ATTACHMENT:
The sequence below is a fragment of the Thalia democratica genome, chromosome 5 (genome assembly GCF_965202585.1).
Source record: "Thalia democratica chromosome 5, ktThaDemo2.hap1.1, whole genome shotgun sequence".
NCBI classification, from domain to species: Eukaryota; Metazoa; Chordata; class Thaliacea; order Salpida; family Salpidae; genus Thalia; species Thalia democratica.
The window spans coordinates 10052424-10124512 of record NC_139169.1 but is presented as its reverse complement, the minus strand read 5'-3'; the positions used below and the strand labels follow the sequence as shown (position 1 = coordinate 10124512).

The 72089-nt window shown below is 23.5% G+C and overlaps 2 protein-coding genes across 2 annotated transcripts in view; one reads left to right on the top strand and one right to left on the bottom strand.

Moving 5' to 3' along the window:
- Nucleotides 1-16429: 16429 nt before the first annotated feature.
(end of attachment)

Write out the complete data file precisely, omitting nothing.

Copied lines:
The sequence below is a fragment of the Thalia democratica genome, chromosome 5 (genome assembly GCF_965202585.1).
Source record: "Thalia democratica chromosome 5, ktThaDemo2.hap1.1, whole genome shotgun sequence".
NCBI classification, from domain to species: Eukaryota; Metazoa; Chordata; class Thaliacea; order Salpida; family Salpidae; genus Thalia; species Thalia democratica.
The window spans coordinates 10052424-10124512 of record NC_139169.1 but is presented as its reverse complement, the minus strand read 5'-3'; the positions used below and the strand labels follow the sequence as shown (position 1 = coordinate 10124512).

The 72089-nt window shown below is 23.5% G+C and overlaps 2 protein-coding genes across 2 annotated transcripts in view; one reads left to right on the top strand and one right to left on the bottom strand.

Moving 5' to 3' along the window:
- Nucleotides 1-16429: 16429 nt before the first annotated feature.